I'd like to thank Tracie Sihle of Sihle Insurance Group for this information about hurricane deductibles. Many homeowners across South Florida will be making claims post-Irma.
Most homeowners policies have an “all other peril” (AOP) deductible for losses caused by perils such as vandalism, fire, lightening, and theft and a separate deductible for hurricane losses.
The hurricane deductible is mandated by Florida statutes.
The hurricane deductible is expressed as a percentage, typically 2-5%, but higher percentages are available. It is a percentage of the coverage amount, not a percentage of the loss.
For an example, a structure insured for $200,000 with a two percent deductible would have a deductible of $4,000 for damage caused by a hurricane.
The hurricane deductible applies only for a hurricane as defined in the statutes. According to Florida Statute 627.4025, a hurricane means a storm system that has been declared a “hurricane” by the National Hurricane Center or the National Weather Service. Note that a named tropical storm does not trigger the hurricane deductible.
- Beginning at the time a hurricane watch or warning is issued for any part of Florida by the National Hurricane Center.
- Continuing for the time period during which the hurricane conditions exist anywhere in Florida; and
- Ending 72 hours following the termination of the last hurricane watch or hurricane warning issued
The deductible applies on a calendar year basis. Using the earlier example of the $4,000 hurricane deductible, that $4,000 applies for all losses during the calendar year for losses due to hurricanes. For example, in 2004 some areas of Florida were hit by three major hurricanes in about 40 days. This calendar year deductible applies only if the customer was insured by the same company during all hurricanes. Assume that a hurricane causes $40,000 in damage; the claim is paid less the $4,000 deductible. If there is a second hurricane during the calendar year, the $4,000 hurricane deductible does not apply; instead the AOP (all other perils) deductible applies.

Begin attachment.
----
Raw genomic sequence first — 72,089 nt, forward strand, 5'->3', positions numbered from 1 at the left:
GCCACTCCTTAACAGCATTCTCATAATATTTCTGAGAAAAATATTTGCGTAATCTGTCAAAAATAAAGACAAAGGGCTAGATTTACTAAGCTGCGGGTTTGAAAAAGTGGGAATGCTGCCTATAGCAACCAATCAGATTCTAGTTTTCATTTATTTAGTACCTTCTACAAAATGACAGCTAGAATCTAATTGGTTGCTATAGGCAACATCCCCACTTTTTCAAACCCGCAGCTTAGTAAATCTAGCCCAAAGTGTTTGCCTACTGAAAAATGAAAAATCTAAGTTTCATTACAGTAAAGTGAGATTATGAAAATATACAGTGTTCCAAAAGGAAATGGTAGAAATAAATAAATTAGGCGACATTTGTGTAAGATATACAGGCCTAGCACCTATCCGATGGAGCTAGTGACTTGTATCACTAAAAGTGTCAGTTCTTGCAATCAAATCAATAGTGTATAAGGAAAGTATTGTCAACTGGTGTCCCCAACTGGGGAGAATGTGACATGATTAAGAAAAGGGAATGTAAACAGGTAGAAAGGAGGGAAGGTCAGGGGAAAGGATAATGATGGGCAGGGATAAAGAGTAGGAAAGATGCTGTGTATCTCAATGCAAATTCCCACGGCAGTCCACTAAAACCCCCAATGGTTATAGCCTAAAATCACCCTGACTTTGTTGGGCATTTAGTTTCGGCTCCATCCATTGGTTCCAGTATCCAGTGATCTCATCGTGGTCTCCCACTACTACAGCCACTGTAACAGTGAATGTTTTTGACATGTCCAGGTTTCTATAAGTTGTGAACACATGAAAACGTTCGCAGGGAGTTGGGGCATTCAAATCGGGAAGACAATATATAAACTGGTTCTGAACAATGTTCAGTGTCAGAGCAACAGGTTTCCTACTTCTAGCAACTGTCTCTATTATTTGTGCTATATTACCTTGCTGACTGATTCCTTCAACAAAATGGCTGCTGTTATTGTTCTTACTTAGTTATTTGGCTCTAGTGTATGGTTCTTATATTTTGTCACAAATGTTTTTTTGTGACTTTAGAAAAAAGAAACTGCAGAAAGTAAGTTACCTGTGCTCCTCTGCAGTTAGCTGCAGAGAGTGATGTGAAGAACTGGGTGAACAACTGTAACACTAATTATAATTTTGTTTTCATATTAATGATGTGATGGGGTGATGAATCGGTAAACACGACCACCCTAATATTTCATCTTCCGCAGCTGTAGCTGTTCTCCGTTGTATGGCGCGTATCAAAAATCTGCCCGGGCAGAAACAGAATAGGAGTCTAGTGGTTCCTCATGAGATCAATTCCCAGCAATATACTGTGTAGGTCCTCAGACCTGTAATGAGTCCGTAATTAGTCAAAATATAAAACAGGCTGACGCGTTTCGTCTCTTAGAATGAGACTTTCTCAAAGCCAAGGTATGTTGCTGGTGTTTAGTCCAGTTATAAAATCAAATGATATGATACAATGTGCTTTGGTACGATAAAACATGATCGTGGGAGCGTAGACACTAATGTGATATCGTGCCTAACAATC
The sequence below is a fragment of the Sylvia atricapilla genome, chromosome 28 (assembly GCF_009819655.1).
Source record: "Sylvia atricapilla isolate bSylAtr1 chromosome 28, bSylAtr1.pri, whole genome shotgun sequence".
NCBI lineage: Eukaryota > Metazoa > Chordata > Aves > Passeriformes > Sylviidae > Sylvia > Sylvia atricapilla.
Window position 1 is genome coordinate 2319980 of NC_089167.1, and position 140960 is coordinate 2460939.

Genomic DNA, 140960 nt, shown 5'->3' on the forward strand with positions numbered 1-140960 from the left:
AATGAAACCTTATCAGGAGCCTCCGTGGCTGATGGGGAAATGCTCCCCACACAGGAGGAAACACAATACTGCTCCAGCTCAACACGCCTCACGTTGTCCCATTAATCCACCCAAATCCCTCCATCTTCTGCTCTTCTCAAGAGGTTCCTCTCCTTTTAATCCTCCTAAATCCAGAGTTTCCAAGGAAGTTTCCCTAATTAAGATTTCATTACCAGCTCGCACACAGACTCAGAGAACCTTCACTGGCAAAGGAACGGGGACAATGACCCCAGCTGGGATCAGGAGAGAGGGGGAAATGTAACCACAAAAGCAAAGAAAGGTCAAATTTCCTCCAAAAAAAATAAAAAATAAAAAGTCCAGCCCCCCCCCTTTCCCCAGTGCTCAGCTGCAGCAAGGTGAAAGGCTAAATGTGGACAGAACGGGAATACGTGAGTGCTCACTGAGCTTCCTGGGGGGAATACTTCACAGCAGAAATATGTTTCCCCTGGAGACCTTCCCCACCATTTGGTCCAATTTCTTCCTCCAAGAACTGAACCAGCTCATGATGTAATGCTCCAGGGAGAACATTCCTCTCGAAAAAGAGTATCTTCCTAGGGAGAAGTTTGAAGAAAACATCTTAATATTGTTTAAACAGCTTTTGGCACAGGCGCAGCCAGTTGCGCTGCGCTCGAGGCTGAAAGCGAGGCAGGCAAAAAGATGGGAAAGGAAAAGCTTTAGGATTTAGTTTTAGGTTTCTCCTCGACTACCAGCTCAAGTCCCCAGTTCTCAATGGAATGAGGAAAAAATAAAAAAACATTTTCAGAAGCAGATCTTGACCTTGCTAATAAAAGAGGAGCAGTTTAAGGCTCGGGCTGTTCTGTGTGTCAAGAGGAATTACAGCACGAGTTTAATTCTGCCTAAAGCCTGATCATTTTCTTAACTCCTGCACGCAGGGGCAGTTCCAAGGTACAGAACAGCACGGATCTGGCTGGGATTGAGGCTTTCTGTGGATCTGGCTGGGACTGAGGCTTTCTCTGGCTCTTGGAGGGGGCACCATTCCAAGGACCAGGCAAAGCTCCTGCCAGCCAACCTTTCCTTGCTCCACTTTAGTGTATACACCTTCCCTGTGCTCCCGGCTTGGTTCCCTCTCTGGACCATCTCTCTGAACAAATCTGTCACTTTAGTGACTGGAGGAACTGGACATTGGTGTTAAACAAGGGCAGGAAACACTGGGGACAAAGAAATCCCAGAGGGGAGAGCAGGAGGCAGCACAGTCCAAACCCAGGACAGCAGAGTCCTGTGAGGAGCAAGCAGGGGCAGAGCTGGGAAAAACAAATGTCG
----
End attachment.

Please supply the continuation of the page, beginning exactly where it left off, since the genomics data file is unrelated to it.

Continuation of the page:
In a different example, suppose that the first hurricane causes damage of only $3,000. Due to the $4,000 deductible, nothing is paid by the carrier and you pay $3,000 of the deductible. If a second hurricane were to cause $35,000 in damage the claim is paid less a $1,000 deductible ($4,000 hurricane deductible less the $3,000 that applied for the first hurricane, leaving $1,000 deductible). If a third hurricane were to cause damage in the same calendar year, the AOP deductible would apply.
Many, if not most, insurance policies require that the customer report all hurricane losses, even those that are clearly below the deductible.
Policies are different; it’s key to read the specific policy in question to see how deductibles are structured.
For example, non-admitted insurance carriers will not comply the same as admitted carriers with some of the state’s regulations regarding hurricane deductibles.
Hurricane deductibles on policies typically can only be changed at the renewal date of the policy.
For questions and more information, please contact Traci Sihle: